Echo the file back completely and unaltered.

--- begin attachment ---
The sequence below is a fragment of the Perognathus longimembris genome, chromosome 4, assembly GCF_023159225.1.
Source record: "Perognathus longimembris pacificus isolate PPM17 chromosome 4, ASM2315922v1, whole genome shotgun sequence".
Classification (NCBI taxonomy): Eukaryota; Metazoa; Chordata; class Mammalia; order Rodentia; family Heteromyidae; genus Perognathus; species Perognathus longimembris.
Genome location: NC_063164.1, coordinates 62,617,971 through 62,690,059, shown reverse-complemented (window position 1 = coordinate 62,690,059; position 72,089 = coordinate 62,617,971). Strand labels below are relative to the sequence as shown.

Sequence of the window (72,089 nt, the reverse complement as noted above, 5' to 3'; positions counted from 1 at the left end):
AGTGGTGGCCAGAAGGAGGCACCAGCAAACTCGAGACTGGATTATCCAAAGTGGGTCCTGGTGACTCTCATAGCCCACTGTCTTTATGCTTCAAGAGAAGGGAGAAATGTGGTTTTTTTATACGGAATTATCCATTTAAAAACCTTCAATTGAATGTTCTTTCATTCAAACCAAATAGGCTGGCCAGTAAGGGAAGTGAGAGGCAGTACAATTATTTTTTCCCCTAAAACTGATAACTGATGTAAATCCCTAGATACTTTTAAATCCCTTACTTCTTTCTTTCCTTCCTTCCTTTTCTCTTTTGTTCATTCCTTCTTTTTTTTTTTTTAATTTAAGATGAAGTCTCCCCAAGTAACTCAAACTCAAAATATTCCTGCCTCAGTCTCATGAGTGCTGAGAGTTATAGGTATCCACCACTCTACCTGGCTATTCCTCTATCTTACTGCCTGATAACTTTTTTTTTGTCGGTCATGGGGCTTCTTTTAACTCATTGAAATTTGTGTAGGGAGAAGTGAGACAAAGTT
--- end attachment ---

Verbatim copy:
The sequence below is a fragment of the Perognathus longimembris genome, chromosome 4, assembly GCF_023159225.1.
Source record: "Perognathus longimembris pacificus isolate PPM17 chromosome 4, ASM2315922v1, whole genome shotgun sequence".
Classification (NCBI taxonomy): Eukaryota; Metazoa; Chordata; class Mammalia; order Rodentia; family Heteromyidae; genus Perognathus; species Perognathus longimembris.
Genome location: NC_063164.1, coordinates 62,617,971 through 62,690,059, shown reverse-complemented (window position 1 = coordinate 62,690,059; position 72,089 = coordinate 62,617,971). Strand labels below are relative to the sequence as shown.

Sequence of the window (72,089 nt, the reverse complement as noted above, 5' to 3'; positions counted from 1 at the left end):
AGTGGTGGCCAGAAGGAGGCACCAGCAAACTCGAGACTGGATTATCCAAAGTGGGTCCTGGTGACTCTCATAGCCCACTGTCTTTATGCTTCAAGAGAAGGGAGAAATGTGGTTTTTTTATACGGAATTATCCATTTAAAAACCTTCAATTGAATGTTCTTTCATTCAAACCAAATAGGCTGGCCAGTAAGGGAAGTGAGAGGCAGTACAATTATTTTTTCCCCTAAAACTGATAACTGATGTAAATCCCTAGATACTTTTAAATCCCTTACTTCTTTCTTTCCTTCCTTCCTTTTCTCTTTTGTTCATTCCTTCTTTTTTTTTTTTTAATTTAAGATGAAGTCTCCCCAAGTAACTCAAACTCAAAATATTCCTGCCTCAGTCTCATGAGTGCTGAGAGTTATAGGTATCCACCACTCTACCTGGCTATTCCTCTATCTTACTGCCTGATAACTTTTTTTTTGTCGGTCATGGGGCTTCTTTTAACTCATTGAAATTTGTGTAGGGAGAAGTGAGACAAAGTT